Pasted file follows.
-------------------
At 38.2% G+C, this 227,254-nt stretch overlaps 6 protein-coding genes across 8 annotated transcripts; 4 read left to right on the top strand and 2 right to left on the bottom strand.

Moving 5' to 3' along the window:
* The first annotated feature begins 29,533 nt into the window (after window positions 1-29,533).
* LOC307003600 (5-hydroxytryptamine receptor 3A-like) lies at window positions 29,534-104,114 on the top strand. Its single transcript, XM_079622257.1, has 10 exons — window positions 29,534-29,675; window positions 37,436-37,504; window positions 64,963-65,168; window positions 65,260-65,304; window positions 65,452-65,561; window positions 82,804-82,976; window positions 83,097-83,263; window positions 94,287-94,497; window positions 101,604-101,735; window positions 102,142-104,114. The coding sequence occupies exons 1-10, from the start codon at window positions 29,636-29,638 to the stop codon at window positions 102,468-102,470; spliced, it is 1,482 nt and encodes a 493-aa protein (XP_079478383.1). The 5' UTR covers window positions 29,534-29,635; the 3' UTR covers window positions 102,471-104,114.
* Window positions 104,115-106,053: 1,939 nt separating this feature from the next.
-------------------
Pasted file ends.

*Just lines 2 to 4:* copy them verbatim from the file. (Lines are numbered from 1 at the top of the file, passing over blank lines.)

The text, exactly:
Moving 5' to 3' along the window:
* The first annotated feature begins 29,533 nt into the window (after window positions 1-29,533).
* LOC307003600 (5-hydroxytryptamine receptor 3A-like) lies at window positions 29,534-104,114 on the top strand. Its single transcript, XM_079622257.1, has 10 exons — window positions 29,534-29,675; window positions 37,436-37,504; window positions 64,963-65,168; window positions 65,260-65,304; window positions 65,452-65,561; window positions 82,804-82,976; window positions 83,097-83,263; window positions 94,287-94,497; window positions 101,604-101,735; window positions 102,142-104,114. The coding sequence occupies exons 1-10, from the start codon at window positions 29,636-29,638 to the stop codon at window positions 102,468-102,470; spliced, it is 1,482 nt and encodes a 493-aa protein (XP_079478383.1). The 5' UTR covers window positions 29,534-29,635; the 3' UTR covers window positions 102,471-104,114.